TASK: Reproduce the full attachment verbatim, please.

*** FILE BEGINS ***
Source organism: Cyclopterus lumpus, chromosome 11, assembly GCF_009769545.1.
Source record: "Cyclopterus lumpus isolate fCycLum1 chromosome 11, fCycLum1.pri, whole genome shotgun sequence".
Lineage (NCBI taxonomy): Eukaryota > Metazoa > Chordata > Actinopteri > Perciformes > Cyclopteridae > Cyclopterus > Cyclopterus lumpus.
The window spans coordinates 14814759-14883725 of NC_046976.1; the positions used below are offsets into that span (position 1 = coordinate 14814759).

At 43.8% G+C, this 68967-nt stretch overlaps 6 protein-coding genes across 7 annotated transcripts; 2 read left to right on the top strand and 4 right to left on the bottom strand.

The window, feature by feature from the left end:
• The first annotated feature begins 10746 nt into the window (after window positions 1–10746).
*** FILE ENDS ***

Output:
Source organism: Cyclopterus lumpus, chromosome 11, assembly GCF_009769545.1.
Source record: "Cyclopterus lumpus isolate fCycLum1 chromosome 11, fCycLum1.pri, whole genome shotgun sequence".
Lineage (NCBI taxonomy): Eukaryota > Metazoa > Chordata > Actinopteri > Perciformes > Cyclopteridae > Cyclopterus > Cyclopterus lumpus.
The window spans coordinates 14814759-14883725 of NC_046976.1; the positions used below are offsets into that span (position 1 = coordinate 14814759).

At 43.8% G+C, this 68967-nt stretch overlaps 6 protein-coding genes across 7 annotated transcripts; 2 read left to right on the top strand and 4 right to left on the bottom strand.

The window, feature by feature from the left end:
• The first annotated feature begins 10746 nt into the window (after window positions 1–10746).